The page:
Key point 8-10.1 The civil courts have consistently ruled that the First Amendment prevents them from applying employment laws to the relationship between a church and a minister.
A federal court in Illinois ruled that a church’s director of music was a “minister” for purposes of the ministerial exception, and therefore it could not resolve his discrimination lawsuit against the church following his demotion. The Catholic Bishop of Chicago hired an adult male (the “plaintiff”) in 1992 to serve as the director of music at a local Catholic church. In 2015, the plaintiff was demoted from a full-time position to a part-time position without benefits. As a result of the demotion, the plaintiff’s duties as director of music were taken away, meaning that he no longer participated in the budget process; he was not sent to Archdiocesan Music Committee activities; his access to the church became limited; he became responsible for maintaining his own music skills; he no longer taught music to the children at the church’s school; and he no longer held practices for the church choirs.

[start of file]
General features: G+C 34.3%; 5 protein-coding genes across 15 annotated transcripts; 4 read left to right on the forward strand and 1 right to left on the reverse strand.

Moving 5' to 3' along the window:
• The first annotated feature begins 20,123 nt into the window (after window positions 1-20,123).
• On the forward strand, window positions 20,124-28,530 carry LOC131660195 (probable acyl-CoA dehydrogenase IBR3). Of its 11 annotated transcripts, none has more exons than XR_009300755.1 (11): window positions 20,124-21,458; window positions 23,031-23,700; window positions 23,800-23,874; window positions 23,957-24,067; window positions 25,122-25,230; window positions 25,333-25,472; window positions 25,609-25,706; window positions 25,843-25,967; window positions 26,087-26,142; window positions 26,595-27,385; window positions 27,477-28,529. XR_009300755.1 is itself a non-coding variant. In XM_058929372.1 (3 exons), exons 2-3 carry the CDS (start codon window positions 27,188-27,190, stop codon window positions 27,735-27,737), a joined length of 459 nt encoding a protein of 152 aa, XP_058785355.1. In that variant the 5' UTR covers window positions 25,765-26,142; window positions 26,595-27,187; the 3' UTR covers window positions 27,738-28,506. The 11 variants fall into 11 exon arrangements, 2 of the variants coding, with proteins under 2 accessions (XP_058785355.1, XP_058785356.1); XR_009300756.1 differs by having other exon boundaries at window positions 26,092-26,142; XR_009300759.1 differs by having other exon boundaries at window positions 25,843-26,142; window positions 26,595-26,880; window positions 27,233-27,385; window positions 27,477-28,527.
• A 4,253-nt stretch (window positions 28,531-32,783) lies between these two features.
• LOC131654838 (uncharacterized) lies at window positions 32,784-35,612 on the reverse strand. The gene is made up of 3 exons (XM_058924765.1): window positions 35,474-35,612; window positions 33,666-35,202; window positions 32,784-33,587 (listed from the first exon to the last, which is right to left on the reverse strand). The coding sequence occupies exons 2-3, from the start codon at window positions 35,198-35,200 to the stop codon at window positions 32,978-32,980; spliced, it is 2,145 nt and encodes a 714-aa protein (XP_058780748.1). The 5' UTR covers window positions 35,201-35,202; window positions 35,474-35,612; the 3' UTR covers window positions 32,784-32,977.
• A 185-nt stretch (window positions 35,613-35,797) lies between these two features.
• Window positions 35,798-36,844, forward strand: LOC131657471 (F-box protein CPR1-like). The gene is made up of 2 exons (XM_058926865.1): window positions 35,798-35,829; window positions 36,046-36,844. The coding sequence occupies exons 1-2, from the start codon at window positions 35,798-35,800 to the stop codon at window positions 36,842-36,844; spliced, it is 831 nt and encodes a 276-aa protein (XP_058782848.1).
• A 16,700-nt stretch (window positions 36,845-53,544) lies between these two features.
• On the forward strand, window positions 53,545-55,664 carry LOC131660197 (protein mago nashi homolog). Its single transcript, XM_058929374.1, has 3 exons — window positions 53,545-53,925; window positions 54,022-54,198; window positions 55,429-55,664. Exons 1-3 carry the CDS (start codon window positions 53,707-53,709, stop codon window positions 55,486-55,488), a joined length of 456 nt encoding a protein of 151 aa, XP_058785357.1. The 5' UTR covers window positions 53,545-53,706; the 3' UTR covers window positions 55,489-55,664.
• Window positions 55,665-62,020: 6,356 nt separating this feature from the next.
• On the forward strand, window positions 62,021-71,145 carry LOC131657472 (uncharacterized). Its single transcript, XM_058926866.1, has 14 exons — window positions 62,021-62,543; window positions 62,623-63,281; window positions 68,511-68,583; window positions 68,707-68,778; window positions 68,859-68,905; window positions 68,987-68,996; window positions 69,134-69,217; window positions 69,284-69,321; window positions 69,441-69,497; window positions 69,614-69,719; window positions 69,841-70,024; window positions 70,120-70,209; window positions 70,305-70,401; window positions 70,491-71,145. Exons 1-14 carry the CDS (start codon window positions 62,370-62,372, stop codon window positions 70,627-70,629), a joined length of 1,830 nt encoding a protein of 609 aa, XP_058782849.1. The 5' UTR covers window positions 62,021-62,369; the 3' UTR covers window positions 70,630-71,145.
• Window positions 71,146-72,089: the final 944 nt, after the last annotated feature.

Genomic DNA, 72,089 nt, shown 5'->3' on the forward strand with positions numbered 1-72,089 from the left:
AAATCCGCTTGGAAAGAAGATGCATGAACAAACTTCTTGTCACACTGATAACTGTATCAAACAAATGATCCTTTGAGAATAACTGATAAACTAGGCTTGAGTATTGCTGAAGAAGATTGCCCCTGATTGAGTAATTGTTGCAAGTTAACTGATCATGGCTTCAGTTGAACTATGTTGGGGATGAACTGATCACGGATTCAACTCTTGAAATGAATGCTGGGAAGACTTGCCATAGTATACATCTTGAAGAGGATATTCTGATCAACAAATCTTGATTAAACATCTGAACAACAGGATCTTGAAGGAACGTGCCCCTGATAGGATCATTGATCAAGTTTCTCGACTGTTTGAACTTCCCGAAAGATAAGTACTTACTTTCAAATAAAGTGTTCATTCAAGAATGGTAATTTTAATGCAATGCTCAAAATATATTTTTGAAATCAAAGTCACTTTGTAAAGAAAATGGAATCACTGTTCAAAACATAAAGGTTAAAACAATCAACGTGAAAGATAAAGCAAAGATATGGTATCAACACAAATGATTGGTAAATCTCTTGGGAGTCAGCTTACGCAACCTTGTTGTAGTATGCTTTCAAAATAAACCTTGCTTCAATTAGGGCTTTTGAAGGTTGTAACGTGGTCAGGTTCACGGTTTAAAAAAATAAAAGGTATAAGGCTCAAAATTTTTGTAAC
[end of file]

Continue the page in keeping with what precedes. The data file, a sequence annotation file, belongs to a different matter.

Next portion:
After the demotion, the plaintiff performed only the duties of organist at church functions. And, even as the organist, he no longer had any discretion in picking what music to perform during Mass. Instead, he played music selected by the parish pastor. Sometime after the demotion, the plaintiff was fired.
The plaintiff later sued the Catholic Bishop of Chicago, alleging national origin and age discrimination. In particular, he asserted that he was demoted from his position as director of music because he is Polish and due to his age, and then was fired when he complained about the demotion.